Talos Vulnerability Report


SoftEther VPN CiRpcAccepted() authentication bypass vulnerability

October 12, 2023
CVE Number



An authentication bypass vulnerability exists in the CiRpcAccepted() functionality of SoftEther VPN 4.41-9782-beta and 5.01.9674. A specially crafted network packet can lead to unauthorized access. An attacker can send a network request to trigger this vulnerability.


The versions below were either tested or verified to be vulnerable by Talos or confirmed to be vulnerable by the vendor.

SoftEther VPN 4.41-9782-beta
SoftEther VPN 5.01.9674


SoftEther VPN - https://www.softether.org/


7.3 - CVSS:3.1/AV:L/AC:L/PR:N/UI:N/S:U/C:H/I:L/A:L


CWE-453 - Insecure Default Variable Initialization


SoftEther is a multi-platform VPN project that provides both server and client code to connect over a variety of VPN protocols, including Wireguard, PPTP, SSTP, L2TP, etc. SoftEther has a variety of features for both enterprise and personal use, and enables Nat Traversal out-of-the-box for remote-access setups behind firewalls.

Within the SoftEtherVPN client there exists some interesting architectural decisions, first and foremost being the fact that the SoftEtherVPN client itself consists of an RPC client and an RPC server. While the process differs on Linux and Windows, there are some core common elements. The VPN client’s RPC server binds to a given TCP port within the range of 9931-9936, on all interfaces, and then the VPN client’s RPC client connects to that port to send the VPN client commands. For ease of reference, we will be referring to these components as the RPC client and RPC server, but just know that these are both contained within the client-side portion of SoftEtherVPN.

The internal RPC process in the SoftEtherVPN client ends up occurring on localhost by default. There is still an authentication mechanism in order to protect against other users on the same machine, and also because the VPN client RPC server can be configured to allow non-localhost connections. We observe the RPC server code for authentication below:

// RPC acceptance code
void CiRpcAccepted(CLIENT *c, SOCK *s)
    UCHAR hashed_password[SHA1_SIZE];
    UINT rpc_mode;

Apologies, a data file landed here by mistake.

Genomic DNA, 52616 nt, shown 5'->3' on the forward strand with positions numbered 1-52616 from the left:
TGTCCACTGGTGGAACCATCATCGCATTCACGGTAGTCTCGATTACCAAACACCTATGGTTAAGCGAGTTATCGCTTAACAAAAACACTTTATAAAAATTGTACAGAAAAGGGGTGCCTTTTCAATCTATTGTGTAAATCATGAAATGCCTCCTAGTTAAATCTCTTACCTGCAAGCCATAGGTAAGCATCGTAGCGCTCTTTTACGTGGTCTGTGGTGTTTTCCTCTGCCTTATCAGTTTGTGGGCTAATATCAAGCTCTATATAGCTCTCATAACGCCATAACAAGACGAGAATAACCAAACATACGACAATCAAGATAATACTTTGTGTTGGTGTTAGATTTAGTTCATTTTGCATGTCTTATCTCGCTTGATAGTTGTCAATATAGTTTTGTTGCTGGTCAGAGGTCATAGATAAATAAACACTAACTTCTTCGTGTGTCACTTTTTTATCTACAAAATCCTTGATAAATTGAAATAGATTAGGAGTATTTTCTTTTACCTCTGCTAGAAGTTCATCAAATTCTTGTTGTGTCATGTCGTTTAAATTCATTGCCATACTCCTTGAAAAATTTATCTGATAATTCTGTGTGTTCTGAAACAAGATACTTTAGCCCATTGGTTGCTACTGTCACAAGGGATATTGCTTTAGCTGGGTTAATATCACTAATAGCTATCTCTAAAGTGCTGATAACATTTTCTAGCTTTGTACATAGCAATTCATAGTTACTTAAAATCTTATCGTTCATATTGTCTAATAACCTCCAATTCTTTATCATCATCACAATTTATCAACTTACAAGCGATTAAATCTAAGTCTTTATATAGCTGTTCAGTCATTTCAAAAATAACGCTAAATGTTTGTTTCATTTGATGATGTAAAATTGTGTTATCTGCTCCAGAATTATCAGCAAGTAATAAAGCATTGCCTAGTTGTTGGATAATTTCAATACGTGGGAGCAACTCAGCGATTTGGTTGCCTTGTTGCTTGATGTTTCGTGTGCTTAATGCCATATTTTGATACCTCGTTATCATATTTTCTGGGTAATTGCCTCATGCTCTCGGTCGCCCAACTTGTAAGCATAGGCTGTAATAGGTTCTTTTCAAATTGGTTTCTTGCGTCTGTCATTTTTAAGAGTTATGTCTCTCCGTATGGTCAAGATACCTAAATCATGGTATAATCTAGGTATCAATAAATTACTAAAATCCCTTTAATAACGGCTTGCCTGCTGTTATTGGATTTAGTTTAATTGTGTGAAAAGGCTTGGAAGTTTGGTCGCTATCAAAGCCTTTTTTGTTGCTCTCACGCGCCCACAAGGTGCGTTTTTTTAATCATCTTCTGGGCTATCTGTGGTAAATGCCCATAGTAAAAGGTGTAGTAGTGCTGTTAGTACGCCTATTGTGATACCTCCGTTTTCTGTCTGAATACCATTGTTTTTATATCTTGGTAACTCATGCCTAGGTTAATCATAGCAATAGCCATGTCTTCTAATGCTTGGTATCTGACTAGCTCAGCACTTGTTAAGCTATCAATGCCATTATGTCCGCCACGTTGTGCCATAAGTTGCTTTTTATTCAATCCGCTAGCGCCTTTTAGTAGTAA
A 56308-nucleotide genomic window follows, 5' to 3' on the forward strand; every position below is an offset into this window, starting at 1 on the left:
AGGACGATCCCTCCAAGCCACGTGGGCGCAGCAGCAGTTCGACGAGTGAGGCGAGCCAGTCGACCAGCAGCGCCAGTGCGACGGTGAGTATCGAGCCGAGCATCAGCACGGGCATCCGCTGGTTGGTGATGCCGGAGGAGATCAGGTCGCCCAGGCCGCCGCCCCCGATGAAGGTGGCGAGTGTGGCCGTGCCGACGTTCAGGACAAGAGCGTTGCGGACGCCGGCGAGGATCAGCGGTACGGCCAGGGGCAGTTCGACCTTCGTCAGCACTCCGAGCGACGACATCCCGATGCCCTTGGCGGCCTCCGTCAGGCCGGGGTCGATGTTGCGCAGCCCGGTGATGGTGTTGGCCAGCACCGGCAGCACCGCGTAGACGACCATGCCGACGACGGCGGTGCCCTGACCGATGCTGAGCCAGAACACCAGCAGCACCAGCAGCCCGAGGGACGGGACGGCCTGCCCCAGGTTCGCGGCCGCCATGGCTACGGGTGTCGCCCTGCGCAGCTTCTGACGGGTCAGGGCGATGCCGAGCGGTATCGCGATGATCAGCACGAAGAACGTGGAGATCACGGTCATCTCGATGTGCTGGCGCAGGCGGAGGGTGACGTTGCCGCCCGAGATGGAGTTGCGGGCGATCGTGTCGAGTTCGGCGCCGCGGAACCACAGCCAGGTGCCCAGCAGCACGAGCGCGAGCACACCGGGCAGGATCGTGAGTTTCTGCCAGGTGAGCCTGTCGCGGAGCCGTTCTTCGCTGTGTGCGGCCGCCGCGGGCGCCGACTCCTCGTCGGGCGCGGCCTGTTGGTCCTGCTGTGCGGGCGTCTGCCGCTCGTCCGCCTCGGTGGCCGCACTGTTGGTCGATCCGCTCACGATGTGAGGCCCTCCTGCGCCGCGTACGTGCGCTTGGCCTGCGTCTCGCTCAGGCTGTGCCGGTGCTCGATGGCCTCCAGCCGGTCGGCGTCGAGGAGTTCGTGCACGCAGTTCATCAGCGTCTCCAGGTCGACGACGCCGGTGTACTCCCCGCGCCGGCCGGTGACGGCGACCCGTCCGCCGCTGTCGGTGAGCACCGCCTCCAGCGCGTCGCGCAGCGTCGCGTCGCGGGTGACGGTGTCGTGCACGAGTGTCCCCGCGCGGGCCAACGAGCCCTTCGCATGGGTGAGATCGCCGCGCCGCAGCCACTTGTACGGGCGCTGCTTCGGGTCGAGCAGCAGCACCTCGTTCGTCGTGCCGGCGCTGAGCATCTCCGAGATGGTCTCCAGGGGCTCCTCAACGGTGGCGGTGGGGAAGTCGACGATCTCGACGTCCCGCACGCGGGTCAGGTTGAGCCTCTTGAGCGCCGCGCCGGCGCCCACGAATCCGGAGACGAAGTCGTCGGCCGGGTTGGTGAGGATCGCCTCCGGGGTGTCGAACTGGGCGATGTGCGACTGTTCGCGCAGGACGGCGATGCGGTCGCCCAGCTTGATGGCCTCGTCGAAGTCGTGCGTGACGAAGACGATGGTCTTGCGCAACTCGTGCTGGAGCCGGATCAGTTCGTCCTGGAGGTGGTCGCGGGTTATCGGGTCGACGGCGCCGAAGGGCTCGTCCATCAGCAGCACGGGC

UINT retcode;
    RPC *rpc;
    // Validate arguments
    if (c == NULL || s == NULL)

    // Receive the RPC mode
    if (RecvAll(s, &rpc_mode, sizeof(UINT), false) == false) // [1]

    rpc_mode = Endian32(rpc_mode);

    if (rpc_mode == CLIENT_RPC_MODE_NOTIFY)
        // [...]
        // [...]

    // Password reception
    if (RecvAll(s, hashed_password, SHA1_SIZE, false) == false) // [2]

    retcode = 0;

    // Password comparison
    if (Cmp(hashed_password, c->EncryptedPassword, SHA1_SIZE) != 0) // [3]
        retcode = 1;

    if (c->PasswordRemoteOnly && IsLocalHostIP(&s->RemoteIP))
        // If in a mode that requires a password only remote,
        // the password sent from localhost is considered to be always correct
        retcode = 0;

        if (c->Config.AllowRemoteConfig == false)  // Default false on linux.
            // If the remote control is prohibited,
            // identify whether this connection is from remote
            if (IsLocalHostIP(&s->RemoteIP) == false)
                retcode = 2;

// #define CLIENT_RPC_MODE_MANAGEMENT          1

After our RPC client connects to, we receive four bytes to indicate the message type [1]. Assuming this message is of type CLIENT_RPC_MODE_MANAGEMENT, we skip down to receiving 0x14 more bytes [2], which is subsequently compared with the RPC server’s configured password [3]. If we look inside of our default vpn_client.config, we see that the c->EncryptedPassword corresponds to the configuration’s EncryptedPassword:

# Software Configuration File
# ---------------------------
# You may edit this file when the VPN Server / Client / Bridge program is not running.
# In prior to edit this file manually by your text editor,